Date of Award


Document Type


Degree Name

Master of Science in Teaching (M.S.T.)


Physical Education

Physical Description

1 online resource (55 p.)


Exercise -- Physiological aspects, Heart beat




The relationship between training intensities and fitness gains was selected as a topic for analysis in this study. Forty-six college men served as subjects in one of three groups: a jogging, or moderate intensity, training group, a running, or high intensity, training group, or a control group. All subjects were pre- and post-tested on the Astrand Bike Ergometer Work Test where working heart rates were measured and recorded. The two training groups participated in at least thirteen training sessions between these testing days, in which two miles were covered at the correct intensity level for each subject at each training session.

A review of the literature revealed that most researchers embraced the concept of a minimal threshold of training stimulus needed to be met or exceeded by subjects for significant cardiovascular fitness gains to occur. Conclusions about the absolute level of this threshold varied from a low of 120 heartbeats per minute to at least 150 heartbeats per minute, depending apparently upon the experimental evidence each researcher had gathered.

The author hypothesized that there existed a continuum of training stimuli such that training at higher intensities would produce larger heart rate decrements (a cardiovascular fitness index) than at moderate training intensities, but that moderate intensities would also produce significant gains. Furthermore, wide variations in heart rate decrements were expected to be observed within any one group, possibly indicating differences in initial fitnesses of subjects.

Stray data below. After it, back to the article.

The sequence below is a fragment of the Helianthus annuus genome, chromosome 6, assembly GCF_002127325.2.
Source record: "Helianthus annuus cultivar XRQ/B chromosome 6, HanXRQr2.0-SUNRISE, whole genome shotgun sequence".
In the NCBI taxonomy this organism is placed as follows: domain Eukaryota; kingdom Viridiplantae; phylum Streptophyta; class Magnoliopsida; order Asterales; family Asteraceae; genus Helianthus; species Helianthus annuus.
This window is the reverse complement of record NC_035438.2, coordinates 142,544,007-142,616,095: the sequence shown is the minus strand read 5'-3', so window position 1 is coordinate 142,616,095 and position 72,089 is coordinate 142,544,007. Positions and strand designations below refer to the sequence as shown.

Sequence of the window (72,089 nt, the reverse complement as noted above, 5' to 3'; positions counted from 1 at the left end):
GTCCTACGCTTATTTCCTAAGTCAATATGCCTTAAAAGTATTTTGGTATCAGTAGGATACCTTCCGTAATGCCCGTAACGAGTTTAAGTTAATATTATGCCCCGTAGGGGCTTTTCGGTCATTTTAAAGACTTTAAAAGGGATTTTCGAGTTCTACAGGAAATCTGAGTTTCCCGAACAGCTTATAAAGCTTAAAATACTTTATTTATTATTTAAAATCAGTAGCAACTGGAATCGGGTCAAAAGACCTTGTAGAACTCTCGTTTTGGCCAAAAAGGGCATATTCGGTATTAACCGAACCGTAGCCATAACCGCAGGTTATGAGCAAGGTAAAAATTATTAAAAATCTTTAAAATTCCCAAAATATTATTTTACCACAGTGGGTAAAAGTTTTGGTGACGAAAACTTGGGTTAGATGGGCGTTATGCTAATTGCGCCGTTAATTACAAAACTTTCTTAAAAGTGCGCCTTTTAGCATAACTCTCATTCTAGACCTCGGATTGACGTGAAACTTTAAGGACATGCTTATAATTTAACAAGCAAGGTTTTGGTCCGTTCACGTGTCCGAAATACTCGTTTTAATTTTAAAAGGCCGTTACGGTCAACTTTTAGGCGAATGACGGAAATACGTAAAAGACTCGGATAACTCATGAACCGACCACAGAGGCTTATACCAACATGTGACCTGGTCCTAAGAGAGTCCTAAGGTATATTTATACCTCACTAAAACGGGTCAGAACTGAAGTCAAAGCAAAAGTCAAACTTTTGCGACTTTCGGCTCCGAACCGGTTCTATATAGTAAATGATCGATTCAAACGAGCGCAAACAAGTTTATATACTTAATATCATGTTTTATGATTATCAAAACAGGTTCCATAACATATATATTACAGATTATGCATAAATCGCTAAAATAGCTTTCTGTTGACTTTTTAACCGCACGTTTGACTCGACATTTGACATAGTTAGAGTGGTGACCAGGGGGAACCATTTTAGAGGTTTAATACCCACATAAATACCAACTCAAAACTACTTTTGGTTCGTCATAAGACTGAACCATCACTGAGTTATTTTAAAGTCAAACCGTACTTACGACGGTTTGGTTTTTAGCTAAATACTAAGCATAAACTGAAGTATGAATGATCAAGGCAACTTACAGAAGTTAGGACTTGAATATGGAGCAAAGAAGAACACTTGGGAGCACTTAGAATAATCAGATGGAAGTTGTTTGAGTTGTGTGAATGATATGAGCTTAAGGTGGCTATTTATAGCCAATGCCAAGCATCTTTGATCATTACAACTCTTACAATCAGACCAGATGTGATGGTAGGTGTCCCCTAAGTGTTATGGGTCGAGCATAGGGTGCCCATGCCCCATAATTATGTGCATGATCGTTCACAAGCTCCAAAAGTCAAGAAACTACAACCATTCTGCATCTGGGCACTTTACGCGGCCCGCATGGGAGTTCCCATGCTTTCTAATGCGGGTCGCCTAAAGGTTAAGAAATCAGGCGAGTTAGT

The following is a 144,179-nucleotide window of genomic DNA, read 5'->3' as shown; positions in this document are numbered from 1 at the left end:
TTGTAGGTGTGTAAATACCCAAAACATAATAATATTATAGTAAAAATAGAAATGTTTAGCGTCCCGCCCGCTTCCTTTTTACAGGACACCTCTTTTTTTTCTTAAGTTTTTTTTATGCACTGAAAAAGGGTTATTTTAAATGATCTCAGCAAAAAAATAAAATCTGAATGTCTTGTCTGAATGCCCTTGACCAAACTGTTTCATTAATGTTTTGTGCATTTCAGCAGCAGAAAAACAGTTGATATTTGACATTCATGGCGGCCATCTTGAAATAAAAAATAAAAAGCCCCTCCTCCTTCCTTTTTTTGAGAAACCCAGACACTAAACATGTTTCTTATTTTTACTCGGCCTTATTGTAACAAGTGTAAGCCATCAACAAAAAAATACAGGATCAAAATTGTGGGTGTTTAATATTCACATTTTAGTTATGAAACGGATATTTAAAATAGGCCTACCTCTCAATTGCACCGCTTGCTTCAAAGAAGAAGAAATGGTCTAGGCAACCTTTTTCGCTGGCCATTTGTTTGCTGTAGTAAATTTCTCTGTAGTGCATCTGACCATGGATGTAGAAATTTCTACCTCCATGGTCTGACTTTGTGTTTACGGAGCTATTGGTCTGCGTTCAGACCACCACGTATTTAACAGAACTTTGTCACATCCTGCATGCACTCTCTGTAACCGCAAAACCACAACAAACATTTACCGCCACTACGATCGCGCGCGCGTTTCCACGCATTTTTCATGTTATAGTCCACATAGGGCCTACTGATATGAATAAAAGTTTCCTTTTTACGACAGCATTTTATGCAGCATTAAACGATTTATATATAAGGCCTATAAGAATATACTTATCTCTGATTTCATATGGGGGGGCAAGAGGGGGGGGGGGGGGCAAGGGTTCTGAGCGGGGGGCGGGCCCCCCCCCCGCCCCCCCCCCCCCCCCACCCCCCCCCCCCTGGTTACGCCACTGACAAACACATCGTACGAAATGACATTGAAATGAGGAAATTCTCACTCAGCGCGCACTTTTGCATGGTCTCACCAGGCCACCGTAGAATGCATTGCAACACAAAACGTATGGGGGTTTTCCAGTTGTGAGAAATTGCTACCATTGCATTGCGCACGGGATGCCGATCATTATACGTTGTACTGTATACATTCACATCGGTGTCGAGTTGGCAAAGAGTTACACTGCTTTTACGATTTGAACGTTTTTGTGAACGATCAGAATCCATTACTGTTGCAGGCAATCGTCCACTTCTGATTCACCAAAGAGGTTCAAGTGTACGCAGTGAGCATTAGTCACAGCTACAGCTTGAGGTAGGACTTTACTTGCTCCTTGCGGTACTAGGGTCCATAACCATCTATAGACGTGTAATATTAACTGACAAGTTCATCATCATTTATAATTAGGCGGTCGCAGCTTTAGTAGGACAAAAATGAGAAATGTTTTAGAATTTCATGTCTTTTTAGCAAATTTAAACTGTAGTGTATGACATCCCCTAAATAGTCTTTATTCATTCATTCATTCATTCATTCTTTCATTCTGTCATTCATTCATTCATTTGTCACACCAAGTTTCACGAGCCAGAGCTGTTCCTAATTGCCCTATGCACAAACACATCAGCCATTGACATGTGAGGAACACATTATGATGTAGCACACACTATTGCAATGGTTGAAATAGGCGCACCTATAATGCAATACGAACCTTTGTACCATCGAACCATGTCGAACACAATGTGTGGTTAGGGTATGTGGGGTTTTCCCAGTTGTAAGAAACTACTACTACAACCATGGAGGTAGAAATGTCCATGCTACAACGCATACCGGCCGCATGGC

The factual results of the study were:

Both experimental groups and the control group exhibited significant decrements in heart rates from pre-test to post-test although the experimental groups' gains were significant at a higher confidence level. Explanations were posited about the possible factors which might have unpredictably caused the control group to have shown significant improvement.

The moderate intensity training group exhibited a larger decrement in heart rate than the high intensity training group, although the difference was not statistically significant.

There, indeed, was a wide variation of heart rate responses among individuals within any one group, possible indicating initial fitness differences.

In light of the results derived from this study, the author can only conclude:

Significant decreases in submaximal workload heart rates may be expected to be observed in American college men after training at moderate to high intensity levels (150 beats per minute or higher) for relatively short training periods (two days per week for eight weeks).

Large fluctuations in fitness responses among subjects within any one training group can be expected, due probably to individual differences in initial fitnesses.

The task of training large numbers of subjects at specified intensity levels within a fairly realistic physical education setting seems to have been a fruitful approach.

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